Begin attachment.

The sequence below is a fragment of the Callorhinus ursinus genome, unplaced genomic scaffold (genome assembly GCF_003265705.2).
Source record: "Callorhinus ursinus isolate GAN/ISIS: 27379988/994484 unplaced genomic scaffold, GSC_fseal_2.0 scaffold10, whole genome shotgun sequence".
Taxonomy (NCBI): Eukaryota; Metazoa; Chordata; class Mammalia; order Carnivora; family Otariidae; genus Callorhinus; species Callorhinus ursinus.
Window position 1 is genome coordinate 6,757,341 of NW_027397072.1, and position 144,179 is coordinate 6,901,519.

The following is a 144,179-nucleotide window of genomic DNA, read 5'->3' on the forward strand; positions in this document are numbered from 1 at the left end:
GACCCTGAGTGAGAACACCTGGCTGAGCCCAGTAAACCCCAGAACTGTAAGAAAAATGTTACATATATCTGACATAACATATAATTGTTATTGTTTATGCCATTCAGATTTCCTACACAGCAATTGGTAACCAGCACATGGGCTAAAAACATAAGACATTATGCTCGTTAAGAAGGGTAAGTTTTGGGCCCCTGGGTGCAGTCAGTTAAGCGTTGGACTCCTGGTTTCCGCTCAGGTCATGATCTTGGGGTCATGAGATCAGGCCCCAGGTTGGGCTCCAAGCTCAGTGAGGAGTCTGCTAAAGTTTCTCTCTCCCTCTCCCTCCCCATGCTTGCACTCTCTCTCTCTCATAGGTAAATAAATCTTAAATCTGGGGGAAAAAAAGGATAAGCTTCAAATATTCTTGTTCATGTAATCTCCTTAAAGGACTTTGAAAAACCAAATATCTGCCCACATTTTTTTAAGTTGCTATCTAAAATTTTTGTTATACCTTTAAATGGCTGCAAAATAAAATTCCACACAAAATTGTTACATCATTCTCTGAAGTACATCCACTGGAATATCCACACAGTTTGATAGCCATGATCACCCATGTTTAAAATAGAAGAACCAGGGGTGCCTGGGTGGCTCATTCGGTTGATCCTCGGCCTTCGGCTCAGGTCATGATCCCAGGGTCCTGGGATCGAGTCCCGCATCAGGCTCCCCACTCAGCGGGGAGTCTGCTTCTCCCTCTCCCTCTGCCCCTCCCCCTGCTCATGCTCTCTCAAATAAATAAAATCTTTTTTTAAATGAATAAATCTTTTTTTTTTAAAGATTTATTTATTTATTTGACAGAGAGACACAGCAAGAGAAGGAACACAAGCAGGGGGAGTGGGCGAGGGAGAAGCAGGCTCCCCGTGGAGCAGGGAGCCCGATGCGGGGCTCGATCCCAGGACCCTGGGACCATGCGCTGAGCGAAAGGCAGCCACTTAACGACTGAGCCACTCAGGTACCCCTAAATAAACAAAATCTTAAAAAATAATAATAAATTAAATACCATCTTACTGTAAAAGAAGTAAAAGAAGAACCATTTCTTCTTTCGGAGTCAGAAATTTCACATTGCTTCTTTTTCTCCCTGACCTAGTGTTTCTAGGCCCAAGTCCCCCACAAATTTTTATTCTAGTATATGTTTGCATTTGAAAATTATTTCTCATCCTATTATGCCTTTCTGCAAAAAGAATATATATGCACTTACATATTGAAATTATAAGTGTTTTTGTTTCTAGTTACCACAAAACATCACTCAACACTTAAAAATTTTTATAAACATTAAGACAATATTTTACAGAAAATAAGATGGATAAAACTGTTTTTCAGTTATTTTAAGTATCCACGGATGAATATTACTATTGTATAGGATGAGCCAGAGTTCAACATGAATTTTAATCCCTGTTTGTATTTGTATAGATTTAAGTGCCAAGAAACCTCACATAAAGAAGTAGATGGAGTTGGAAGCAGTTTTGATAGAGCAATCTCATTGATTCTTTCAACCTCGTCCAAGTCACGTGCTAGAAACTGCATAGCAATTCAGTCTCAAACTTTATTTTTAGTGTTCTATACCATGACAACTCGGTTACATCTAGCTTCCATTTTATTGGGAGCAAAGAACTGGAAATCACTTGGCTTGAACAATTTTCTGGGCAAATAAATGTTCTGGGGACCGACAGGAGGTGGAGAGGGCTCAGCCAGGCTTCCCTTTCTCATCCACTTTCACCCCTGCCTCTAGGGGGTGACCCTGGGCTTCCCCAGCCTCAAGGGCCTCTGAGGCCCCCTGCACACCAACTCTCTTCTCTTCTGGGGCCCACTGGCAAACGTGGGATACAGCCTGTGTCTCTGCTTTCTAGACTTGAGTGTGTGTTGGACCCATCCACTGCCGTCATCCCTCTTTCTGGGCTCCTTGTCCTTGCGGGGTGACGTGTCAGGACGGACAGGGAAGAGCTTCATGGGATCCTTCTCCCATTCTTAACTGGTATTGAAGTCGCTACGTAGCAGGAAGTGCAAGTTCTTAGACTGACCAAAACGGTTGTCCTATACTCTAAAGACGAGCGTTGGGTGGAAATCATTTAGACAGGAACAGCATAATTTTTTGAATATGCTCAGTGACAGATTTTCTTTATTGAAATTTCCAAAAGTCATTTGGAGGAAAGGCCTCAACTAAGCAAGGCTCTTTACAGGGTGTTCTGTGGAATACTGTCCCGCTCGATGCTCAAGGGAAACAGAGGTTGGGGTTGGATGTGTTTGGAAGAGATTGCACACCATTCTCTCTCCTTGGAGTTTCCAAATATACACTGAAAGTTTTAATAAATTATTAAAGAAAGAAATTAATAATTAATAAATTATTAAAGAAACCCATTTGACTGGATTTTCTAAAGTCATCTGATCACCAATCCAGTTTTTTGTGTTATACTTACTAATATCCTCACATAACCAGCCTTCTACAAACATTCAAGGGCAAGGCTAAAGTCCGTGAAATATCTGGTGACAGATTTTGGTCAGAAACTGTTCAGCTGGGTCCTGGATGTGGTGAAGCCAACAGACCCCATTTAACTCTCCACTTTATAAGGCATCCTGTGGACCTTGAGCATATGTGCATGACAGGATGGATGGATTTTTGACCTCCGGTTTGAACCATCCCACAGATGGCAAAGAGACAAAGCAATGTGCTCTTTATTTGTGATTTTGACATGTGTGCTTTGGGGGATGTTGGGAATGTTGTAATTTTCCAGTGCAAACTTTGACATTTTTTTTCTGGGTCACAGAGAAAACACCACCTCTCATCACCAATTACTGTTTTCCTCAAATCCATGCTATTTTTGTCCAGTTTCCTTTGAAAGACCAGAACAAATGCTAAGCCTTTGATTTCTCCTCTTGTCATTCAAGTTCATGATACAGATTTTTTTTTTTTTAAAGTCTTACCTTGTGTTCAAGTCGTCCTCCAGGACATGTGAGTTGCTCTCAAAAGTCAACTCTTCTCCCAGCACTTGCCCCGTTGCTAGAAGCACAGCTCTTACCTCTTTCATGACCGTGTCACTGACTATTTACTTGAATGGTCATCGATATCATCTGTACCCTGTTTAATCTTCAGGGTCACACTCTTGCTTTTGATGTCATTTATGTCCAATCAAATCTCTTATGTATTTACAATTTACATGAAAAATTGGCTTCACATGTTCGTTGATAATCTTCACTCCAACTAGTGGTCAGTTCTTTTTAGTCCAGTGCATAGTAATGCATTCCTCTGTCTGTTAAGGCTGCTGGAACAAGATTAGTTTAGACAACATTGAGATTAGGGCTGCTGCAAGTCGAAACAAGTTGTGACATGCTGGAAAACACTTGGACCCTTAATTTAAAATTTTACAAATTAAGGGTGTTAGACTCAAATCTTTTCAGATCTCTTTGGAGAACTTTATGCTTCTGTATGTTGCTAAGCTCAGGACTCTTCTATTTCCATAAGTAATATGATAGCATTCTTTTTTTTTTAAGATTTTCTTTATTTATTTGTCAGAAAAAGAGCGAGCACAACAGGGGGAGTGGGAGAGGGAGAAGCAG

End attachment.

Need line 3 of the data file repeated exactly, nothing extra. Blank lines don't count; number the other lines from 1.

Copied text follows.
Taxonomy (NCBI): Eukaryota; Metazoa; Chordata; class Mammalia; order Carnivora; family Otariidae; genus Callorhinus; species Callorhinus ursinus.